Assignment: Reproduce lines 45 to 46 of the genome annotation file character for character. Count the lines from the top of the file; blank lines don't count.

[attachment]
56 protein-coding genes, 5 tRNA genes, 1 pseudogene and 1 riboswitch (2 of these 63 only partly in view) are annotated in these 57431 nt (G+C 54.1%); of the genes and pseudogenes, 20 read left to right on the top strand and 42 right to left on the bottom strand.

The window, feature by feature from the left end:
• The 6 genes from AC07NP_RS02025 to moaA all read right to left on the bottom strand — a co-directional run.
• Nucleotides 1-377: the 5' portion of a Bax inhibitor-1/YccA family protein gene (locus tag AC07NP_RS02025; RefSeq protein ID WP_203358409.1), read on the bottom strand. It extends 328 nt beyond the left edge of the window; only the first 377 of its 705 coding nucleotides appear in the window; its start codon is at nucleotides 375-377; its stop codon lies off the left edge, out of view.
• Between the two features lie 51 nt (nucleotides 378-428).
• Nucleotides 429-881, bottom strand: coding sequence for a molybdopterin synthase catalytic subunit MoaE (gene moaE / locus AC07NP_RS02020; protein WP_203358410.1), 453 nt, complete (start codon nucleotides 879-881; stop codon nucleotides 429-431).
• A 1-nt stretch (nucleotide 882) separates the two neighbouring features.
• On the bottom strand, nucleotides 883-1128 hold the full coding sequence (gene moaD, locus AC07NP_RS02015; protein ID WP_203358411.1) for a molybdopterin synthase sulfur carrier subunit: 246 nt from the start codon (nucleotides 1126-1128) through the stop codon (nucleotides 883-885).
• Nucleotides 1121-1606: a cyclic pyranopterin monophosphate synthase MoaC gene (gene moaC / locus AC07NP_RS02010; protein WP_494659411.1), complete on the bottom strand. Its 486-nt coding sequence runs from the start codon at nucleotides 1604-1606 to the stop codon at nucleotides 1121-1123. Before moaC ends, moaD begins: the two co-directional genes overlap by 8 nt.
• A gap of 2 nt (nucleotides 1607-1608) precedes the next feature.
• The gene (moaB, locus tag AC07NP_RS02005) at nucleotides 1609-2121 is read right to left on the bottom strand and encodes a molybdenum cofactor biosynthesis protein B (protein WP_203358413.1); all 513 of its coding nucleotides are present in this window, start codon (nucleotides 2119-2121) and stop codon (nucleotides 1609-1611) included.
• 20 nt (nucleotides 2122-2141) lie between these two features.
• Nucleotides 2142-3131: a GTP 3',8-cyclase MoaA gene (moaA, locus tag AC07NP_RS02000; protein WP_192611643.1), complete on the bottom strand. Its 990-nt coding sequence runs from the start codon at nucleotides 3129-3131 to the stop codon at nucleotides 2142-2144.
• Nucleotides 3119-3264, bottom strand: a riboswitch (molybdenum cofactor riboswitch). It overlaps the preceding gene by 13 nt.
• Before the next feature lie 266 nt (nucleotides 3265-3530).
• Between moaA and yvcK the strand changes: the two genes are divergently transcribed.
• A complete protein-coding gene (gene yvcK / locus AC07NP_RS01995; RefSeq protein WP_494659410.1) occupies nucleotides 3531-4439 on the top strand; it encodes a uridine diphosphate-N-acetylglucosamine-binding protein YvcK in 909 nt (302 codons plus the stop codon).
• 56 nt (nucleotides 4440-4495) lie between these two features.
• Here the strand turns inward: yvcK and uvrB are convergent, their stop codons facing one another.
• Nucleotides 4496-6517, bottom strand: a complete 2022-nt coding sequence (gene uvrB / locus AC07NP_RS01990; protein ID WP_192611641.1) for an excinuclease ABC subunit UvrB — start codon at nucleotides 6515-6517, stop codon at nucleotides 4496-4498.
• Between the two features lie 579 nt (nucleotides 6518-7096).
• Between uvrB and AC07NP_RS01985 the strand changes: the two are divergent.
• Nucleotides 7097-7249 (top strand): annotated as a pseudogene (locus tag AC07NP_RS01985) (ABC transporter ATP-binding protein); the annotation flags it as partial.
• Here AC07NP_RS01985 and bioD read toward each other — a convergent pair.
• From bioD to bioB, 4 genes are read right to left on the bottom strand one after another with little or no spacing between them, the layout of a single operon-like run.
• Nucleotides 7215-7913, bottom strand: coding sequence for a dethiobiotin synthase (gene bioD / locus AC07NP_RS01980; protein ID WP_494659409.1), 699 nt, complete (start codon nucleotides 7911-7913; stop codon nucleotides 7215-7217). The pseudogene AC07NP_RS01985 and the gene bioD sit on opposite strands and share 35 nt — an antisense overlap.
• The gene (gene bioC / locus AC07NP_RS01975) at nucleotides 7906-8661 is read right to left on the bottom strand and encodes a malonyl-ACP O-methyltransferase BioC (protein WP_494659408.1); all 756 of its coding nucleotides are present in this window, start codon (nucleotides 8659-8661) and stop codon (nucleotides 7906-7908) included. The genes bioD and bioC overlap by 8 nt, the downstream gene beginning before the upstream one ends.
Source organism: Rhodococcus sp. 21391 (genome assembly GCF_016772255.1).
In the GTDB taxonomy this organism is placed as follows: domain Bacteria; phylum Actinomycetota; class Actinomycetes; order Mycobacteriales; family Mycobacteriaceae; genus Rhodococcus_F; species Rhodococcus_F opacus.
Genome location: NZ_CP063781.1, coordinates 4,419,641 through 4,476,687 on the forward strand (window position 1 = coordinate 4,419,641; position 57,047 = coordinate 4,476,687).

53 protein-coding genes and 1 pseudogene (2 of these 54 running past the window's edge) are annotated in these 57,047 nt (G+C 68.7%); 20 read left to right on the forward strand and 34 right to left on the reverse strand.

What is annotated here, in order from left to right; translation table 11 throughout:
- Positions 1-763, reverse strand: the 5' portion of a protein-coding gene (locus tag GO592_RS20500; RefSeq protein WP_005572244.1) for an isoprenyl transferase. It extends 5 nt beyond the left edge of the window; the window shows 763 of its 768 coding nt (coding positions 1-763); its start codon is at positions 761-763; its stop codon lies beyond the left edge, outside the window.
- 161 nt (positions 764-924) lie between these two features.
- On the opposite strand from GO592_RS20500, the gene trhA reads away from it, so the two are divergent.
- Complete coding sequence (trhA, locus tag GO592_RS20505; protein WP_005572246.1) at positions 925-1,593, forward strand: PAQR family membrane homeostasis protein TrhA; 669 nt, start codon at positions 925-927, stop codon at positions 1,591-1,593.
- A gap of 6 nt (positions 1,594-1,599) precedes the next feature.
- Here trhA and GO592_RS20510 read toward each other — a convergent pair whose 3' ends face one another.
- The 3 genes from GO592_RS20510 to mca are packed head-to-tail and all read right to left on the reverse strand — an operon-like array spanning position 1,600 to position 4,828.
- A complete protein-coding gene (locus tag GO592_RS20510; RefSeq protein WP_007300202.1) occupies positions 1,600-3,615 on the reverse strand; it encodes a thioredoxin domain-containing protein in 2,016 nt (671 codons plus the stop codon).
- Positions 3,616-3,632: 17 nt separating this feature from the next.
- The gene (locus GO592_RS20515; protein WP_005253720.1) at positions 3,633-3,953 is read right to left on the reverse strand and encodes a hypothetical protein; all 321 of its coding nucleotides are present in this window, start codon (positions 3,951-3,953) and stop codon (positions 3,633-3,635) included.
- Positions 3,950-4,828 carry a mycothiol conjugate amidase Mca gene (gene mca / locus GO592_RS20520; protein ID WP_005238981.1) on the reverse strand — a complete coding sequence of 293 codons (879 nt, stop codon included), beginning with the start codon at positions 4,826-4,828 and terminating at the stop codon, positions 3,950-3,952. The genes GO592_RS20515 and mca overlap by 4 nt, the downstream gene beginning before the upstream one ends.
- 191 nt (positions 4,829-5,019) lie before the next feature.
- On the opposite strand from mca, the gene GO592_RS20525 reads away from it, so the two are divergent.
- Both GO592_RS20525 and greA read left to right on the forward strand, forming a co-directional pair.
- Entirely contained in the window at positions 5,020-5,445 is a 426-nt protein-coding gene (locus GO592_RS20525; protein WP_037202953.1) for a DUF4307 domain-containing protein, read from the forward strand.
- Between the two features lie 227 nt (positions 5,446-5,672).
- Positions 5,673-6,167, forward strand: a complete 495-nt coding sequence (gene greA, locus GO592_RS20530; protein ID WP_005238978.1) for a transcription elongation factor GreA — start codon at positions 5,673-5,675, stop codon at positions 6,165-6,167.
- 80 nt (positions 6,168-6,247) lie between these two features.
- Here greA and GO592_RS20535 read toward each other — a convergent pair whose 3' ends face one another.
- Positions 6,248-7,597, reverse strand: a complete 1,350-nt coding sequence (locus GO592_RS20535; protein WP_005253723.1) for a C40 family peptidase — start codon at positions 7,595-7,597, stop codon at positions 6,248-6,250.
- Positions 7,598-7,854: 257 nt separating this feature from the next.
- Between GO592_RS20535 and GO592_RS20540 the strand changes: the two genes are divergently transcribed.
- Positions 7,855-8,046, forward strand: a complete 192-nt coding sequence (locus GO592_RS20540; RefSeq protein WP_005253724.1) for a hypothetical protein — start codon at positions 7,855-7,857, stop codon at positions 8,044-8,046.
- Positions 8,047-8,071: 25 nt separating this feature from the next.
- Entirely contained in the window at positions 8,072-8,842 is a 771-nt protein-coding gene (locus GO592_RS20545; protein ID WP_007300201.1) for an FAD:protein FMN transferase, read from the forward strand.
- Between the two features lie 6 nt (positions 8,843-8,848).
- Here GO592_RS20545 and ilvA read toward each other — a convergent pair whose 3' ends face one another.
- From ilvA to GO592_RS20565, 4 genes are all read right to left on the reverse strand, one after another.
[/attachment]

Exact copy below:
- On the opposite strand from mca, the gene GO592_RS20525 reads away from it, so the two are divergent.
- Both GO592_RS20525 and greA read left to right on the forward strand, forming a co-directional pair.